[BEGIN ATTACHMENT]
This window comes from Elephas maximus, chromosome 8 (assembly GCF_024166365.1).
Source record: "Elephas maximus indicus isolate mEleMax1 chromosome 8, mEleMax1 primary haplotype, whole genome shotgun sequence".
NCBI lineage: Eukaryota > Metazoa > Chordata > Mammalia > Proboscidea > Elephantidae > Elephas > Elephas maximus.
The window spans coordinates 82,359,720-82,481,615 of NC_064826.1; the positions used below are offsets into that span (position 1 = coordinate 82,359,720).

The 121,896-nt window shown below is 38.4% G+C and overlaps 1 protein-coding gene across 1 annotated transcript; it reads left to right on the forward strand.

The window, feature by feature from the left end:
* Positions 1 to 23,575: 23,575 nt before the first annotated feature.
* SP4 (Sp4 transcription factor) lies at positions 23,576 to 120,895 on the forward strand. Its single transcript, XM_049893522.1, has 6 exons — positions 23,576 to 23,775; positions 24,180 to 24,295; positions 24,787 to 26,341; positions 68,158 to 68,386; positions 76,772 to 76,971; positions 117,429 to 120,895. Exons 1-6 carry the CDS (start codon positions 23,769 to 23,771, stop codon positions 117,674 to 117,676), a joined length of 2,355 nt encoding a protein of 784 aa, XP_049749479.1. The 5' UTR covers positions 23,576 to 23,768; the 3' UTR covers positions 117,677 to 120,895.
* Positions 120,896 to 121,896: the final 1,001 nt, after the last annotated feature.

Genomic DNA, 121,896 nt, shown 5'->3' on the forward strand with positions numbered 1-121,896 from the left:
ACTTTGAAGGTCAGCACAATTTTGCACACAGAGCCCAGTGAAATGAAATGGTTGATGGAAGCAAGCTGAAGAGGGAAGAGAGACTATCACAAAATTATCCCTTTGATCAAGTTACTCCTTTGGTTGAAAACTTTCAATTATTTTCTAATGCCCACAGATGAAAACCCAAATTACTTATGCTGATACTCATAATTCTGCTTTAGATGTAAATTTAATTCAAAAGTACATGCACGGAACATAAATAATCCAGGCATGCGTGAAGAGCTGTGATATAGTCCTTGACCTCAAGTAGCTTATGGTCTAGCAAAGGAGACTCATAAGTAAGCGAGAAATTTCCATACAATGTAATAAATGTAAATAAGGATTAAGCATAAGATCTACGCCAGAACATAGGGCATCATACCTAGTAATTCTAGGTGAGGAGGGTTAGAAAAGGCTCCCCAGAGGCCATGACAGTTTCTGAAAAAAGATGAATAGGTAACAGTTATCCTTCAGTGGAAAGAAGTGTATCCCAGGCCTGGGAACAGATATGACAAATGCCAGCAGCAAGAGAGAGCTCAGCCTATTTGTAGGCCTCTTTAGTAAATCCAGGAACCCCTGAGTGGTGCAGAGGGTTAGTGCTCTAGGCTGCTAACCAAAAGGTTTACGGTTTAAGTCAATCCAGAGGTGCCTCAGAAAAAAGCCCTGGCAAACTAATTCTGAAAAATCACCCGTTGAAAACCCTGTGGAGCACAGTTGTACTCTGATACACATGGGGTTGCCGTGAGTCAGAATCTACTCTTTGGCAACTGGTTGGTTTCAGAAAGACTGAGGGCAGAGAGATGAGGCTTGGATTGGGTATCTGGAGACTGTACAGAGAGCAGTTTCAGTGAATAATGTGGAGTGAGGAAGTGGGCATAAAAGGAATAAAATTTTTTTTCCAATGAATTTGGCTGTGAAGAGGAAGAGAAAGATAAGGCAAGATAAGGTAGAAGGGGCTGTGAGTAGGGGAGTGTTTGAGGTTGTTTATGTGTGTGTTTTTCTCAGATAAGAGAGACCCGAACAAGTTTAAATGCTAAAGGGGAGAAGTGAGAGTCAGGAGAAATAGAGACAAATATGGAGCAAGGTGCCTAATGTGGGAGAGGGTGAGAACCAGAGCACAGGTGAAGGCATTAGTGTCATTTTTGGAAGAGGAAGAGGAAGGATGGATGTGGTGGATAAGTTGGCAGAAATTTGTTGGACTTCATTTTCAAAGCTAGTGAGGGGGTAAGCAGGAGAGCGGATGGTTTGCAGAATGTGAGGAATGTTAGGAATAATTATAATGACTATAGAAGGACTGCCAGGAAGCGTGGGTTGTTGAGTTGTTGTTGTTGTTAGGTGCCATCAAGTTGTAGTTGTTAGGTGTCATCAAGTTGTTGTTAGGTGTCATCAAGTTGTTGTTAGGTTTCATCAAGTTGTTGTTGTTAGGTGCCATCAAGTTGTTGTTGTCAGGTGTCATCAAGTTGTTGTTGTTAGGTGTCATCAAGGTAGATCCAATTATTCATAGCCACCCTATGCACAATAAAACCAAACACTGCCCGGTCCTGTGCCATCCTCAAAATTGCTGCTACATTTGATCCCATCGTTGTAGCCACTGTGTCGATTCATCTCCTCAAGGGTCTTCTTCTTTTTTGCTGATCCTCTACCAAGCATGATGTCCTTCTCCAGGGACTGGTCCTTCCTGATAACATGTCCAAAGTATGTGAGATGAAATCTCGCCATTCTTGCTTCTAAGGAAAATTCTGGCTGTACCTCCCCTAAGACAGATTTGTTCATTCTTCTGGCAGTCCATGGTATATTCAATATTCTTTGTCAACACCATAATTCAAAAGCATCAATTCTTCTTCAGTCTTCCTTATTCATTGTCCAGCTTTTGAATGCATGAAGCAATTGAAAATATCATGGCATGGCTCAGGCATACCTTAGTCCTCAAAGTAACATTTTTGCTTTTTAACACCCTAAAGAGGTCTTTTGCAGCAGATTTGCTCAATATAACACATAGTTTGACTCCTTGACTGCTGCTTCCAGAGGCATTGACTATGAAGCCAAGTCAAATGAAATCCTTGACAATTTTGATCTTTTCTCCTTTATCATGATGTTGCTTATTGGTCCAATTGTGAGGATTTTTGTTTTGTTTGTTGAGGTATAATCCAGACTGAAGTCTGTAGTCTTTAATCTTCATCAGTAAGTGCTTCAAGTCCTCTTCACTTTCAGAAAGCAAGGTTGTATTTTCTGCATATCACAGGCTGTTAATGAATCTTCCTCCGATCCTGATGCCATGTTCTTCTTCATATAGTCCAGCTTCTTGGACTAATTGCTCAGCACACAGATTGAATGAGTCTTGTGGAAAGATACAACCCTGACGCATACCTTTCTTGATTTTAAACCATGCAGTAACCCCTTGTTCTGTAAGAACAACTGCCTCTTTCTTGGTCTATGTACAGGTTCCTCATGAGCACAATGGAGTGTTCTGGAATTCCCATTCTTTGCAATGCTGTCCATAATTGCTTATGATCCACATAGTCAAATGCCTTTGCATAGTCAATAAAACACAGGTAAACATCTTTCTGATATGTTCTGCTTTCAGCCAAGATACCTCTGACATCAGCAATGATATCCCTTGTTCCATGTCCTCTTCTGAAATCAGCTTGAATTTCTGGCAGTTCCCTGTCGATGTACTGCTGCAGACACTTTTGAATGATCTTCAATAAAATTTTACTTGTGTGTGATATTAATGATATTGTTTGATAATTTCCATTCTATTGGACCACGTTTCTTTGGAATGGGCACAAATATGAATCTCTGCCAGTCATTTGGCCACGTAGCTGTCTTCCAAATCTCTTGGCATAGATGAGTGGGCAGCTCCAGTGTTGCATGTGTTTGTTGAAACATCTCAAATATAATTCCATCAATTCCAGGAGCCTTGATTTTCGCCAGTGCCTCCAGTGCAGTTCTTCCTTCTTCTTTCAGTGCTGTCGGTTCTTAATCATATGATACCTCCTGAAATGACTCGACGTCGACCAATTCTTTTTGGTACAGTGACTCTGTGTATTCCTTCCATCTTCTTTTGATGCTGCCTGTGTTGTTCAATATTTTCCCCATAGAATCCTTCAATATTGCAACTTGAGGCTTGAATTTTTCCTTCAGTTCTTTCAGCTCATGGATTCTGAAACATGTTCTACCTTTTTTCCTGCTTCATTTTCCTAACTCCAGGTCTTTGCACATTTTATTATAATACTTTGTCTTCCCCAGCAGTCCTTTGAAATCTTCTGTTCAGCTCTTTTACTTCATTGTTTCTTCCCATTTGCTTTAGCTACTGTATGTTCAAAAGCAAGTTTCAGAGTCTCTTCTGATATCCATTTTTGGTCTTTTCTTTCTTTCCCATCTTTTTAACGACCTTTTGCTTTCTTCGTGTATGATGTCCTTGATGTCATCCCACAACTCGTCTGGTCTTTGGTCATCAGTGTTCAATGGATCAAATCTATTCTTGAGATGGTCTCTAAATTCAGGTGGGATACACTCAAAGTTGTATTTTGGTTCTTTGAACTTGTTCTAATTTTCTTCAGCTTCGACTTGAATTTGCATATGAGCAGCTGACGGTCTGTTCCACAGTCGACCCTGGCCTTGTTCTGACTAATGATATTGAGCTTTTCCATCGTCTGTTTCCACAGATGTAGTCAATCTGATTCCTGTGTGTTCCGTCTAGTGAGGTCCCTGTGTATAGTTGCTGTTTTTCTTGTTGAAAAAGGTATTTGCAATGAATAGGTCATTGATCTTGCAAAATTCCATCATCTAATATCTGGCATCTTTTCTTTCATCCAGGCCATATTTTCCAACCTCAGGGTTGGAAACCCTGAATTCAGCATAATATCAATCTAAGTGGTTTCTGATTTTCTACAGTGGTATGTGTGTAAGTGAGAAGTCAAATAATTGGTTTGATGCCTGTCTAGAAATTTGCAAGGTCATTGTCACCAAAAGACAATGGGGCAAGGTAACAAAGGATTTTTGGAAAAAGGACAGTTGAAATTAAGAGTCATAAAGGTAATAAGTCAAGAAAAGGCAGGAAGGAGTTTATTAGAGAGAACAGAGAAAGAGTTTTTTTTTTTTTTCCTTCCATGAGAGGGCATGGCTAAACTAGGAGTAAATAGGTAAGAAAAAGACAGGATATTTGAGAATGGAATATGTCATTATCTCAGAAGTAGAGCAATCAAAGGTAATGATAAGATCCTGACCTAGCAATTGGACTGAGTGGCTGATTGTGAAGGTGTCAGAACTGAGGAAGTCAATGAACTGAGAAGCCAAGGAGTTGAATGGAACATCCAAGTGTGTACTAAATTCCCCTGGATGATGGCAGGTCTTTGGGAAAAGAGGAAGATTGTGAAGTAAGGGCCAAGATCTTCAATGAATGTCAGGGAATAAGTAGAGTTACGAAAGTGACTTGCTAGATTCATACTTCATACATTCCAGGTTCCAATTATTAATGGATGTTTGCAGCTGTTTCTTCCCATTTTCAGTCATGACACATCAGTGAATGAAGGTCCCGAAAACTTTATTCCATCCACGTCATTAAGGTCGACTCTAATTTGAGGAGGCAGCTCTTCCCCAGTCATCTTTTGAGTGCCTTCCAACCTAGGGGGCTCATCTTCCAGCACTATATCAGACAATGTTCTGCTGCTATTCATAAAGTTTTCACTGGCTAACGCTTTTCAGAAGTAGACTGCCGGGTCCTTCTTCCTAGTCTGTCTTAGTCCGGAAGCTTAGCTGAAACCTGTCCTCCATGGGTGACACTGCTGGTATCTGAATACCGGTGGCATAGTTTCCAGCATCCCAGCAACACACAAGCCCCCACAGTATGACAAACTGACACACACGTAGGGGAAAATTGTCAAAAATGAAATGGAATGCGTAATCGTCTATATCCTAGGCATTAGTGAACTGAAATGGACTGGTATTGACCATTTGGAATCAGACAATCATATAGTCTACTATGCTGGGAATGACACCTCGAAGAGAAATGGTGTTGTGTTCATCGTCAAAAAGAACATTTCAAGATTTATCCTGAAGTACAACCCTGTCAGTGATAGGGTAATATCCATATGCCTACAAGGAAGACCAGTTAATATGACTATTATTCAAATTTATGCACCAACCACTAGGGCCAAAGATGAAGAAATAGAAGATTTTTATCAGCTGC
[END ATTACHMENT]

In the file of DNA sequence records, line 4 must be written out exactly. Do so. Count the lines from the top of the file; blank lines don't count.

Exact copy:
The window spans coordinates 82,359,720-82,481,615 of NC_064826.1; the positions used below are offsets into that span (position 1 = coordinate 82,359,720).